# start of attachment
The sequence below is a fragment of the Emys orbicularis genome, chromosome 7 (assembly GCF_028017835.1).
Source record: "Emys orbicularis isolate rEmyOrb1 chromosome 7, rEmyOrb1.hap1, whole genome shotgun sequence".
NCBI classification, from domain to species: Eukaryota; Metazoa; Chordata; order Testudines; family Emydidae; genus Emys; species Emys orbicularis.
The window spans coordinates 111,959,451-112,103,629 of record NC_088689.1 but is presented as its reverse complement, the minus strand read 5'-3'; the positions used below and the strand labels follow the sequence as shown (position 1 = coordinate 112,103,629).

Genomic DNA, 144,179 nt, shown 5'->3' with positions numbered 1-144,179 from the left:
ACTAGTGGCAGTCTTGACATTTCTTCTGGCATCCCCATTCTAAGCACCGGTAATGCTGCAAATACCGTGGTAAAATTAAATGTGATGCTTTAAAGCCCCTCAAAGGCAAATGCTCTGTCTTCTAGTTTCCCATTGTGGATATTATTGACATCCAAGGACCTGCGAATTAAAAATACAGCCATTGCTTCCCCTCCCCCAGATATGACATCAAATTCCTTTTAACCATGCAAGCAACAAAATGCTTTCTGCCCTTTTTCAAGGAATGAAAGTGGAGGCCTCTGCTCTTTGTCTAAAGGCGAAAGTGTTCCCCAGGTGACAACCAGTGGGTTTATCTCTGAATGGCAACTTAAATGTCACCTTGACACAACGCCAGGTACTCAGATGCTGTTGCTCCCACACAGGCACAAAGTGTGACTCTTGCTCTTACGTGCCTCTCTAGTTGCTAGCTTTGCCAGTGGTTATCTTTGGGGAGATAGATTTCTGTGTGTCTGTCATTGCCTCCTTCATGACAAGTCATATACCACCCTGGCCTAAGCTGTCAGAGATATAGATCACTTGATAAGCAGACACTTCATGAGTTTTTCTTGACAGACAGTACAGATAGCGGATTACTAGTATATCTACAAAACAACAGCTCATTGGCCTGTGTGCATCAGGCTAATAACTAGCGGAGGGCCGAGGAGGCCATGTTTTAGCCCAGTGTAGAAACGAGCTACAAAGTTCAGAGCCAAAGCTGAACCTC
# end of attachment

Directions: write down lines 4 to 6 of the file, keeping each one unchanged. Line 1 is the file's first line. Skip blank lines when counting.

The window spans coordinates 111,959,451-112,103,629 of record NC_088689.1 but is presented as its reverse complement, the minus strand read 5'-3'; the positions used below and the strand labels follow the sequence as shown (position 1 = coordinate 112,103,629).

Genomic DNA, 144,179 nt, shown 5'->3' with positions numbered 1-144,179 from the left:
ACTAGTGGCAGTCTTGACATTTCTTCTGGCATCCCCATTCTAAGCACCGGTAATGCTGCAAATACCGTGGTAAAATTAAATGTGATGCTTTAAAGCCCCTCAAAGGCAAATGCTCTGTCTTCTAGTTTCCCATTGTGGATATTATTGACATCCAAGGACCTGCGAATTAAAAATACAGCCATTGCTTCCCCTCCCCCAGATATGACATCAAATTCCTTTTAACCATGCAAGCAACAAAATGCTTTCTGCCCTTTTTCAAGGAATGAAAGTGGAGGCCTCTGCTCTTTGTCTAAAGGCGAAAGTGTTCCCCAGGTGACAACCAGTGGGTTTATCTCTGAATGGCAACTTAAATGTCACCTTGACACAACGCCAGGTACTCAGATGCTGTTGCTCCCACACAGGCACAAAGTGTGACTCTTGCTCTTACGTGCCTCTCTAGTTGCTAGCTTTGCCAGTGGTTATCTTTGGGGAGATAGATTTCTGTGTGTCTGTCATTGCCTCCTTCATGACAAGTCATATACCACCCTGGCCTAAGCTGTCAGAGATATAGATCACTTGATAAGCAGACACTTCATGAGTTTTTCTTGACAGACAGTACAGATAGCGGATTACTAGTATATCTACAAAACAACAGCTCATTGGCCTGTGTGCATCAGGCTAATAACTAGCGGAGGGCCGAGGAGGCCATGTTTTAGCCCAGTGTAGAAACGAGCTACAAAGTTCAGAGCCAAAGCTGAACCTC